One scenario that exemplifies the difficulty of gearing machine learning to fraud prevention is a fraudster who uses real device information of a known user (ie. an OS version, IDFA, set of device settings) to commit fraud. Spoofing an install for an app that was never downloaded on the device would result in the machine learning algorithm having a hard time categorizing this fraud correctly. Considering the device really exists, and other attributions from other apps on this device were considered non-fraudulent, how could the machine learning algorithm detect that this time it is fraudulent?
Essentially, it’s this inability to know which data point is genuine and which is not that creates a real challenge when it comes to “training” the neural network. Machine learning could end up creating some extremely complicated rule sets, using a combination of seemingly unrelated identifiers in bizarre combinations. Just like the earlier analogy, this could lead to removing good water, or in this case, real users. This has an effect not only on an advertiser but also on its partners — explaining why a network was not credited with installs due to an overly-convoluted algorithm will be a tough job.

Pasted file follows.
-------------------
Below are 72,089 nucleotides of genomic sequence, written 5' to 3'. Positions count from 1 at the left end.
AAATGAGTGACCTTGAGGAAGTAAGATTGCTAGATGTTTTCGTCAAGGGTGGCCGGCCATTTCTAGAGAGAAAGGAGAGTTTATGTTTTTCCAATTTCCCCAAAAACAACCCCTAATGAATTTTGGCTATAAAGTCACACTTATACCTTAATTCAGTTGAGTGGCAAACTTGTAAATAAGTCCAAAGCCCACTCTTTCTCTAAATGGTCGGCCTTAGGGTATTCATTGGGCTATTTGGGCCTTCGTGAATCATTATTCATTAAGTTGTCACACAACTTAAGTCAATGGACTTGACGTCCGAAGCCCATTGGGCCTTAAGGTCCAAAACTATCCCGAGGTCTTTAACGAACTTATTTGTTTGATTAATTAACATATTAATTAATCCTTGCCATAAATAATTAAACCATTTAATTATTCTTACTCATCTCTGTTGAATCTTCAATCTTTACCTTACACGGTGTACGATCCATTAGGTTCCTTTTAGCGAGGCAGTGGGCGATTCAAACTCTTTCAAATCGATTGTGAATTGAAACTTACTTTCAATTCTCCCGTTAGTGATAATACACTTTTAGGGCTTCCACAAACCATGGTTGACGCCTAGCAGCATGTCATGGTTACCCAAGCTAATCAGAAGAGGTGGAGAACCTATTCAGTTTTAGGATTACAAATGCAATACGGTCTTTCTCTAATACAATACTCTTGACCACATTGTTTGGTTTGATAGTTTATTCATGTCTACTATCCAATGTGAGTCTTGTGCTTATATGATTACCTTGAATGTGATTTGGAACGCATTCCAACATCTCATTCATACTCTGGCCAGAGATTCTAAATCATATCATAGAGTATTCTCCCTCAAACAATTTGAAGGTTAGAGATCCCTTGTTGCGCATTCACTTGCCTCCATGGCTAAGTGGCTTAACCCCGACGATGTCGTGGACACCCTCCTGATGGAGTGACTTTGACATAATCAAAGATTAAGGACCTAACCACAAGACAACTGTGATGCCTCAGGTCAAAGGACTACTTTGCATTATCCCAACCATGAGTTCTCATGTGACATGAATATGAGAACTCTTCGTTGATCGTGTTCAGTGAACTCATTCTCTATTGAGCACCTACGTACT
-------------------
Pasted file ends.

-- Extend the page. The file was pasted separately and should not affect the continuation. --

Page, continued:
If questioned too often however, vendors who sell anti-fraud tools based on machine learning may, in turn, decide to hide their decisions behind a black box with less transparency — and we can all agree that no one wants that.
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Why Black Boxes Are a Bad Idea
Imagine a network settling a dispute with a client over rejected attributions from a recent campaign. The network lacks any data to explain the rejections, and has to rely on the word of the client, who in turn relies on the attribution service who are monitoring for fraud. While this may not be an issue for a small fraction of a network’s traffic, once it starts affecting larger datasets, relationships may start to sour.
Once a provider loses the ability to (or doesn’t want to) explain why an attribution was rejected, it becomes an opinion-based rejection. Other than facts and logical filters, opinions can be argued over or disagreed with.
However, once you start down this path, you’ll end up in a situation where networks could try to portray every filter as just another opinion to ignore. Transparency goes hand-in-hand with objectivity.
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Why It's Just Too Early
Ultimately, machine learning has the potential to become an excellent means of detection, but it shouldn’t be relied upon for rejection - at least not yet. In its current state, edge cases will be missed. Instead of focusing on a technology that might lead to less transparency, hard work needs to be done to build filters the right way. Filters that stop fraud without also rejecting installs from legitimate sources.
Going back to our analogy of the polluted spring — with machine learning, you’d know for certain there’s pollution. But that doesn’t mean it’s time to rely on that logic to begin filtering water.
Your best bet? With investigation and proper filtering, you can dig deeper, find where the pollution comes from, and stop them all at the source.